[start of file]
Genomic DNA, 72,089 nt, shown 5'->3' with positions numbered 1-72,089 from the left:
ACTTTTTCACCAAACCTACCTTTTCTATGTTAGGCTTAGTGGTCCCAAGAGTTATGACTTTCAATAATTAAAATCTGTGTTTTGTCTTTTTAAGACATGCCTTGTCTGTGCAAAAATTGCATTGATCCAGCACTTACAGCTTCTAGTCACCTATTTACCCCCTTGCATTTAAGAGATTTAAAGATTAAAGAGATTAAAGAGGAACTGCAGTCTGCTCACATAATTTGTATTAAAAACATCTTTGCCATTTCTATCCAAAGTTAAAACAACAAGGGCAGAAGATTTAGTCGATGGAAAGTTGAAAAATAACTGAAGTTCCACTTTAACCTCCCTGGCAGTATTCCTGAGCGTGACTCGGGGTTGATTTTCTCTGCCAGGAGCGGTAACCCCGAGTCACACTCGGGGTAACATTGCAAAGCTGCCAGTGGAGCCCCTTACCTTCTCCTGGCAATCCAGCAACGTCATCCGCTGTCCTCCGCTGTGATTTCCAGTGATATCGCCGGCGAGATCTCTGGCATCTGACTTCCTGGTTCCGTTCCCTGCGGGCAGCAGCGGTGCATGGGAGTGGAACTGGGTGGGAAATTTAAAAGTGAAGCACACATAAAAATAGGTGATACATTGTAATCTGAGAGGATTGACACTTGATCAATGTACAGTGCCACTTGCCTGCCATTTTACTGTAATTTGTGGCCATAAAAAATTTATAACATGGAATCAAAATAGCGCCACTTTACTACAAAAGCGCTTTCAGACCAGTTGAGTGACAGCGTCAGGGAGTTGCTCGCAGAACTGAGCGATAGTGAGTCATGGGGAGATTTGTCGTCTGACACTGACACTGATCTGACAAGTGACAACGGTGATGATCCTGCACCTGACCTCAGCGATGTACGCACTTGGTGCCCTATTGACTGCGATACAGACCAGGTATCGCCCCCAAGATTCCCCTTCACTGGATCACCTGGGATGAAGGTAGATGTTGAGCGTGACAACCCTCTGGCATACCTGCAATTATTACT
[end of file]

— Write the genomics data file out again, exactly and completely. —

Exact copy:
Genomic DNA, 72,089 nt, shown 5'->3' with positions numbered 1-72,089 from the left:
ACTTTTTCACCAAACCTACCTTTTCTATGTTAGGCTTAGTGGTCCCAAGAGTTATGACTTTCAATAATTAAAATCTGTGTTTTGTCTTTTTAAGACATGCCTTGTCTGTGCAAAAATTGCATTGATCCAGCACTTACAGCTTCTAGTCACCTATTTACCCCCTTGCATTTAAGAGATTTAAAGATTAAAGAGATTAAAGAGGAACTGCAGTCTGCTCACATAATTTGTATTAAAAACATCTTTGCCATTTCTATCCAAAGTTAAAACAACAAGGGCAGAAGATTTAGTCGATGGAAAGTTGAAAAATAACTGAAGTTCCACTTTAACCTCCCTGGCAGTATTCCTGAGCGTGACTCGGGGTTGATTTTCTCTGCCAGGAGCGGTAACCCCGAGTCACACTCGGGGTAACATTGCAAAGCTGCCAGTGGAGCCCCTTACCTTCTCCTGGCAATCCAGCAACGTCATCCGCTGTCCTCCGCTGTGATTTCCAGTGATATCGCCGGCGAGATCTCTGGCATCTGACTTCCTGGTTCCGTTCCCTGCGGGCAGCAGCGGTGCATGGGAGTGGAACTGGGTGGGAAATTTAAAAGTGAAGCACACATAAAAATAGGTGATACATTGTAATCTGAGAGGATTGACACTTGATCAATGTACAGTGCCACTTGCCTGCCATTTTACTGTAATTTGTGGCCATAAAAAATTTATAACATGGAATCAAAATAGCGCCACTTTACTACAAAAGCGCTTTCAGACCAGTTGAGTGACAGCGTCAGGGAGTTGCTCGCAGAACTGAGCGATAGTGAGTCATGGGGAGATTTGTCGTCTGACACTGACACTGATCTGACAAGTGACAACGGTGATGATCCTGCACCTGACCTCAGCGATGTACGCACTTGGTGCCCTATTGACTGCGATACAGACCAGGTATCGCCCCCAAGATTCCCCTTCACTGGATCACCTGGGATGAAGGTAGATGTTGAGCGTGACAACCCTCTGGCATACCTGCAATTATTACT